Tuesday, January 22, 2008


Three Problem Chapters

I've been working on these three chapters for a while. Once upon a time, they were at the start of the novel. They are meant to depict a haunting, and they are meant to have an effect both on the reader and the main character. Why I chose to do something so perverse is beyond me. I assumed that in order for these chapters to work, I'd need to both feel what I was doing, and think it through--heart and brain working in tandem.

One mistake I made with these chapters (which used to number 8 total) was to expand, expand, expand, piling up atmosphere and mood. I'm great at creating a mood! It's like knitting--I can just go and go and go. But these drafts were exhausting to read--just as endless atmosphere, say in a swank restaurant, in life is tiresome and eventually meaningless.

I got closer to a solution when I put these three chapters in the middle of the novel, where they happily reside now. This was a good solution, and one proposed by a very, very dear friend. I no longer needed to torture myself by trying to create a certain amount of atmosphere front loaded by action.

Then I over-cut. I played the "Jenga editing game" and cut and cut and cut till I was sitting in my room, surrounded by paper, and no story. The 3 chapters completely disappeared, though I put a paragraph in chapter 9 to hint at what had happened in the 3 missing chapters. With no emotional underpinning, novel collapsed. I was heartbroken. I spent about 72 hours in tears and a week with a migraine. My cats scratched up my right arm (I was trying to hug them for comfort and, well, they aren't as huggie as I would like) and I went to dance class and had to explain to people that I was not abusing a razor. All this seems very funny now.

Then I started to build the chapters back up again, when my most important reader reminded me of some things that had actually been pretty good to start with. I thought he might be lying to me at first. I got over myself and started to toy with these sections. Somewhere around the start of the year I had a little bit more confidence. I had 3 chapters again. They were still terrible, but at least I had them.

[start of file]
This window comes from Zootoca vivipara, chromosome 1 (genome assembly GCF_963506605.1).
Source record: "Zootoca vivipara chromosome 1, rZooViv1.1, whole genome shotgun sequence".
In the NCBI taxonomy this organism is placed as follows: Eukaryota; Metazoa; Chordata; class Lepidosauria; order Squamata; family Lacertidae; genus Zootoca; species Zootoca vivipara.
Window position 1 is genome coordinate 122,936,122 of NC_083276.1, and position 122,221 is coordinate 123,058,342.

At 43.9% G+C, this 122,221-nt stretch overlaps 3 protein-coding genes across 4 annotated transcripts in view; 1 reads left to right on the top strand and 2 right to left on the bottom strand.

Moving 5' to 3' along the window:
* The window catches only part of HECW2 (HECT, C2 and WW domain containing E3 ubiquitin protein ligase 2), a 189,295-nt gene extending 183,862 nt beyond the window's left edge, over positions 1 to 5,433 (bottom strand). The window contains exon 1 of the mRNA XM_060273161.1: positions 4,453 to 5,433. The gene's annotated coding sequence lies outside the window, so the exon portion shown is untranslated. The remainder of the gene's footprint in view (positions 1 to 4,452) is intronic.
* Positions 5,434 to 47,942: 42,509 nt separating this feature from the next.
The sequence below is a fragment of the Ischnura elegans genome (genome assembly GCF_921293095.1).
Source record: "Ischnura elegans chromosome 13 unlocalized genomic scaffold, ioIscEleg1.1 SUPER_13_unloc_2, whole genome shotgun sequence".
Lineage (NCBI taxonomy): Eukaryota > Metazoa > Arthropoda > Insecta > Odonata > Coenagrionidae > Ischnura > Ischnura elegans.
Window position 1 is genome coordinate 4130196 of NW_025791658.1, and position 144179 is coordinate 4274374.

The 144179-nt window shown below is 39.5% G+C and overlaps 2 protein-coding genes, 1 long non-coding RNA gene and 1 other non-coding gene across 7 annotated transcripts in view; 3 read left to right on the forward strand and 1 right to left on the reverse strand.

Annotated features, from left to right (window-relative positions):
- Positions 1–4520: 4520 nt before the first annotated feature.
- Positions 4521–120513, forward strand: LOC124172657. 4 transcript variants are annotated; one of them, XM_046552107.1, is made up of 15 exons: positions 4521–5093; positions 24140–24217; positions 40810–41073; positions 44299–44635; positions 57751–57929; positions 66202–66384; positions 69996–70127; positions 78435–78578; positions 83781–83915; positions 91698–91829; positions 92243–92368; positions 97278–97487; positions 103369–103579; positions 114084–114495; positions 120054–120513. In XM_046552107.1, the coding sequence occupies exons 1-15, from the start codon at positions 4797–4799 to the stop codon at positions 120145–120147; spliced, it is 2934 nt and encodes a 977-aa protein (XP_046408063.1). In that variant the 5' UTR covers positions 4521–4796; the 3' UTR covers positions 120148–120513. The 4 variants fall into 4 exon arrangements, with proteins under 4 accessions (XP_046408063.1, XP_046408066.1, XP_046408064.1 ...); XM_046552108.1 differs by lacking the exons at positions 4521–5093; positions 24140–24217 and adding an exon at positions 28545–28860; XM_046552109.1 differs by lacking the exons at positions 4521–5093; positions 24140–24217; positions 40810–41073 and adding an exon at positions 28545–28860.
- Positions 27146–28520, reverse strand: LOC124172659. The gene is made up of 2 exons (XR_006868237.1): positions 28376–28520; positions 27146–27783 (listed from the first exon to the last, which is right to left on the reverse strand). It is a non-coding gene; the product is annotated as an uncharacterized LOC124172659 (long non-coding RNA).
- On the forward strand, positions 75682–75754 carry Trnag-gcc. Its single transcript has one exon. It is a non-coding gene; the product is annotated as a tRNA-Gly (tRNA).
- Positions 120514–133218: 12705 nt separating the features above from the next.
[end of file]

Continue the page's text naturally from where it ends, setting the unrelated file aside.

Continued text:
Maybe about two weeks ago I was down to just 2 problematic chapters. Then 1. By the weekend, I was down to a few key scenes. The weekend had me distressed. You'd think I would be happy to have narrowed down my problems to a few scenes, but, no, I was in a panic. It is so hard to have faith that somewhere in the future, your work will result in something finished. So I went to a sample sale with a very good friend and bought a shirt I don't need, but which she told me made me look edgy. I am not really edgy. I'm wholesome. It was helpful to think of myself as edgy to tackle the last of the transitions.

Finally, this evening, I'm down to a few key edits. I'm finally willing to have some faith that I will finish.

It sounds terribly self-indulgent to go on this way about writing. But there you go. That's what it is. It's essentially a matter of never giving up. I never understood when I was younger why any artist or writer had to be temperamental. This seemed like a cop out, and the kind of thing a spoiled boy would say to excuse his behavior. But the truth is, it actually takes some kind of temperament to get anywhere at all, as I learned with these troublesome 3 chapters. There were a few days--okay, weeks--where I declared to people that I really didn't think it was possible. I mean, I really didn't. No one takes me seriously when I say things like this, however. But it feels so real! These scary things feel so real . . . and it is by portraying such a lack of faith that one could write a series of chapters depicting a ghost and a haunting, if one were foolish enough to attempt do so . . .

I refuse to believe that writing is bad for you. This seems like an over dramatic point of view, a dated attitude of the Romantics. Writing about ghosts, though, and trying to fit them into 3 chapters. Well, that's probably not so good for your health and I'd like not to do it again. Thank you to all of my friends--and you should know who you are--for getting me to this point.

I really admire your perseverance with that writing. I'm sure it'll pay you off. :-)
Well, that's very kind, Mary. ;-) I was regretting posting something so personal and thinking of taking the whole thing down. But maybe a personal post every now and then isn't such a bad thing. Thanks again.
I made your blog! Now I'm famous!
Sorry that it took you being in a horrible depression to bring about my fame, but as far as I'm concerned it was worth it.
I have great faith in your ability to take care of your own immortality. I'd say you are well on your way. ;-)
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